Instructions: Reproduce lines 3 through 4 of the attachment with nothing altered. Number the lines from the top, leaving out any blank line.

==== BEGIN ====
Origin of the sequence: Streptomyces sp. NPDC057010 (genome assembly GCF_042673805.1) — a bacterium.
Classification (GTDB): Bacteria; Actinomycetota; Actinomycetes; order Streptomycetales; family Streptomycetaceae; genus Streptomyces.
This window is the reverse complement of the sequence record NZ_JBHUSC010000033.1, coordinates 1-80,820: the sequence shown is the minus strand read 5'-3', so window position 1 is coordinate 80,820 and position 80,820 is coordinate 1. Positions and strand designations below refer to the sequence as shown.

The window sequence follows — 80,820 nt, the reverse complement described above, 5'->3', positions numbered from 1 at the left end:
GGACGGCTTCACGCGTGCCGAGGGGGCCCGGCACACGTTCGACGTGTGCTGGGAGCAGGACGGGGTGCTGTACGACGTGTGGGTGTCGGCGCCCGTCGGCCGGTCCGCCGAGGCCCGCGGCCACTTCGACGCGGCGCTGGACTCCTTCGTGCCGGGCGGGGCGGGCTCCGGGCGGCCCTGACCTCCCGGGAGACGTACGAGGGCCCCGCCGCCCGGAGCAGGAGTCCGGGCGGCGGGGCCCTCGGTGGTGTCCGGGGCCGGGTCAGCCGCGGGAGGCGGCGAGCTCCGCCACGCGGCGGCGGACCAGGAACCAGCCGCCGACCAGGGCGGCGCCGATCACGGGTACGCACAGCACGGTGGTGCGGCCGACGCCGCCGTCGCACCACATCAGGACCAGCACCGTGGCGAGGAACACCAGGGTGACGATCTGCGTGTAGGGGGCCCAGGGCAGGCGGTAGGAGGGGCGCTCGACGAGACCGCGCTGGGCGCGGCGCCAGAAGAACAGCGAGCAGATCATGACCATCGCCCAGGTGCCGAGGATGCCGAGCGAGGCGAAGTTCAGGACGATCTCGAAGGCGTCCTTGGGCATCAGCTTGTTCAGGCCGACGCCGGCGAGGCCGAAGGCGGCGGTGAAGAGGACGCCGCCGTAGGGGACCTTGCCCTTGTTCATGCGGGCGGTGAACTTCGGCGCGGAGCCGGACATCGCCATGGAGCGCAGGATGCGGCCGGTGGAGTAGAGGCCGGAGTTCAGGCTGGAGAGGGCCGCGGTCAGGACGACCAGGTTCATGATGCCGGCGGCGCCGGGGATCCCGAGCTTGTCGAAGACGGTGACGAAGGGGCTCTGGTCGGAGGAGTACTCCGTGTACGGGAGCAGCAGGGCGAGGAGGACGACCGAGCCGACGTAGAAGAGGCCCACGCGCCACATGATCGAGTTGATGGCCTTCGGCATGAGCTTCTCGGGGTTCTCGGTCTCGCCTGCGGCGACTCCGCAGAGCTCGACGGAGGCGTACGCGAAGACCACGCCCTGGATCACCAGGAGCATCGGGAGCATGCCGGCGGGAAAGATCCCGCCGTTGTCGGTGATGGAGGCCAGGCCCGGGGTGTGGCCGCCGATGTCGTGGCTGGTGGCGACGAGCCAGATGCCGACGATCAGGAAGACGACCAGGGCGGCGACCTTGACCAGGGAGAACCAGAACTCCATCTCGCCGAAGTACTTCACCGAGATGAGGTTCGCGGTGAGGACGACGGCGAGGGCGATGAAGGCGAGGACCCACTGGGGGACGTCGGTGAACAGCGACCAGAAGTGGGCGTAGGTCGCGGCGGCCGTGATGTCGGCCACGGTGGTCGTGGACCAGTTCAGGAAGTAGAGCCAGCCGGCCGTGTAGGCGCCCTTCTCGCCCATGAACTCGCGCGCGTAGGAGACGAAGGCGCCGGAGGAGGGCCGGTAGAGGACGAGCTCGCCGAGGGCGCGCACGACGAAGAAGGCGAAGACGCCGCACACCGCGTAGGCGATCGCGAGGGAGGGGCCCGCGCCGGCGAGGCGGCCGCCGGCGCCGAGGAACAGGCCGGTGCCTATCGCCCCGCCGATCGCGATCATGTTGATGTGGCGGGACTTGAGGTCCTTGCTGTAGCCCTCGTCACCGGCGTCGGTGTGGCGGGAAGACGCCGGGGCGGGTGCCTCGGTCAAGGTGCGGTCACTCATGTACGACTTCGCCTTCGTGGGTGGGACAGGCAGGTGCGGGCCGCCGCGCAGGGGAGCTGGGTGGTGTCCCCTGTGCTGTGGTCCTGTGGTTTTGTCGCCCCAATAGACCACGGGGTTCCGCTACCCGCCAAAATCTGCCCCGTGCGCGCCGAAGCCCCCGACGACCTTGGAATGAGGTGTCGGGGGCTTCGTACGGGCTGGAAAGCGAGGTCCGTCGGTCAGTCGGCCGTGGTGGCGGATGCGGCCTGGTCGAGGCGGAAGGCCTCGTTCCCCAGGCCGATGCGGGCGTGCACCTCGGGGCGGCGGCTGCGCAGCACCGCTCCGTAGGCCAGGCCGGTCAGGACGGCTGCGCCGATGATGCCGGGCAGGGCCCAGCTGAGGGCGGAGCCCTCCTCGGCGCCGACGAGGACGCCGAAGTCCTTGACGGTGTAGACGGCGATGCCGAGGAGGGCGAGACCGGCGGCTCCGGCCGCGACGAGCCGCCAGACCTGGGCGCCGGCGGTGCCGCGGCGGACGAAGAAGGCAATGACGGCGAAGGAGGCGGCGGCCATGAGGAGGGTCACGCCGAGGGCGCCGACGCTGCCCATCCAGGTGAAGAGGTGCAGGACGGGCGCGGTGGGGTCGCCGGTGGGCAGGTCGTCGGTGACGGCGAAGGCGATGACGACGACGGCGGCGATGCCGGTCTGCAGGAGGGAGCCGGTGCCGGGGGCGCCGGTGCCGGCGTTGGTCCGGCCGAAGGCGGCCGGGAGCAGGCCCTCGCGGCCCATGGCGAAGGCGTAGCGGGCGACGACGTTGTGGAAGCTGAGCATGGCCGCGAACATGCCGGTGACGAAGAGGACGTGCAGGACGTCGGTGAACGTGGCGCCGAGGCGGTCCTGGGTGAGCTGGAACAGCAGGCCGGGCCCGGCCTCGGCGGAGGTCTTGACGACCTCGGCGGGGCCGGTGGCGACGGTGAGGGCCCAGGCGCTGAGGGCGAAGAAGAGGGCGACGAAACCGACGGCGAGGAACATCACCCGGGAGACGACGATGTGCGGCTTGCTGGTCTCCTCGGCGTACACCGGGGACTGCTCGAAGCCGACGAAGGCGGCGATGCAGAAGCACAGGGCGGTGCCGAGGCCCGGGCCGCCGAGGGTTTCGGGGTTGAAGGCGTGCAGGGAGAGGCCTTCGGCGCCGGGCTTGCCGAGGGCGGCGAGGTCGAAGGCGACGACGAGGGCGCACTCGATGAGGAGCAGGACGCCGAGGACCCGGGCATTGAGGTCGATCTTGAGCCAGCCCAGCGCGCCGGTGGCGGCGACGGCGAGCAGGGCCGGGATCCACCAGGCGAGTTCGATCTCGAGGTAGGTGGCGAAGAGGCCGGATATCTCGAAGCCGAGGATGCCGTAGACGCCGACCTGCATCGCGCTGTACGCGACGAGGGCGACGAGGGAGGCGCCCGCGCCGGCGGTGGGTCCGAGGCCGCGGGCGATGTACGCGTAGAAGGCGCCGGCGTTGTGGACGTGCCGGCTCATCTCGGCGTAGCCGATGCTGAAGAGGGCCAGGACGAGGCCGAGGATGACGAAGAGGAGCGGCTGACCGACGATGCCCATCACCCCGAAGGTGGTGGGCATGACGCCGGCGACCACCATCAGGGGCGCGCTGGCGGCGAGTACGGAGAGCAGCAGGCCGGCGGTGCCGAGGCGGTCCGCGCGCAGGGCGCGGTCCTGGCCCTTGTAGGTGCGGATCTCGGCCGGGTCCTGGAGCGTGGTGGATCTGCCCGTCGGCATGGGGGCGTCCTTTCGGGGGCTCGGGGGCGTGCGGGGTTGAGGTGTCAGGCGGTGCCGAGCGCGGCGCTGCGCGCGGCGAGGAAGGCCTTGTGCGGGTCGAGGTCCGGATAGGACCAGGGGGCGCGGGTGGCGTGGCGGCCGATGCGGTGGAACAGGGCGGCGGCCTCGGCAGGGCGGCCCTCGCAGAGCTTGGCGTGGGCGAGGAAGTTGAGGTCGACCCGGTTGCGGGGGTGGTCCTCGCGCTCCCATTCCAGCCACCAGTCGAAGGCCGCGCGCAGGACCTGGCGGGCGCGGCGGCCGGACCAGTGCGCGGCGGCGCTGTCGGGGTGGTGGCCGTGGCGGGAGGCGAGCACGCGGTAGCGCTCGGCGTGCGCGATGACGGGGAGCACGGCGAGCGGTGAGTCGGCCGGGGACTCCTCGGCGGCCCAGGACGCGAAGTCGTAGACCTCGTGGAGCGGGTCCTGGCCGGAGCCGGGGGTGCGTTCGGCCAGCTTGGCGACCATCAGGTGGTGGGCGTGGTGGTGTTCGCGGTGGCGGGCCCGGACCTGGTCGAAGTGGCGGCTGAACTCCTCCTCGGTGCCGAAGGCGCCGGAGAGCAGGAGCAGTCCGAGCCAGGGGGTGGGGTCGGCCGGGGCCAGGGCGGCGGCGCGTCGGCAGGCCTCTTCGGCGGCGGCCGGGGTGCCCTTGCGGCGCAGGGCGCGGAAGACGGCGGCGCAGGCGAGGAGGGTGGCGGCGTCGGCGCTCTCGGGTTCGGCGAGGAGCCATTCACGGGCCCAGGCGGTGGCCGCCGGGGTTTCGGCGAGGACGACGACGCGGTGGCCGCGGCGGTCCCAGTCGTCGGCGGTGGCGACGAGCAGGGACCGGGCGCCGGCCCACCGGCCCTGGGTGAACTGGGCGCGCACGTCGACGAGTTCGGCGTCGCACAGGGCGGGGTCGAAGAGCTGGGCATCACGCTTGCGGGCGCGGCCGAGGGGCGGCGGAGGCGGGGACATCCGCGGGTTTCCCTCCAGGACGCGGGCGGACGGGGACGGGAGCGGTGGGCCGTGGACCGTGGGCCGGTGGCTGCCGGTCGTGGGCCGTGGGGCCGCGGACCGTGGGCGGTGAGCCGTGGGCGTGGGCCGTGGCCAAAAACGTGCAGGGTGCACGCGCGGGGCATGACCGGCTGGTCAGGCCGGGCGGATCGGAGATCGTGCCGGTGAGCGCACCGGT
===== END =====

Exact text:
This window is the reverse complement of the sequence record NZ_JBHUSC010000033.1, coordinates 1-80,820: the sequence shown is the minus strand read 5'-3', so window position 1 is coordinate 80,820 and position 80,820 is coordinate 1. Positions and strand designations below refer to the sequence as shown.

The window sequence follows — 80,820 nt, the reverse complement described above, 5'->3', positions numbered from 1 at the left end: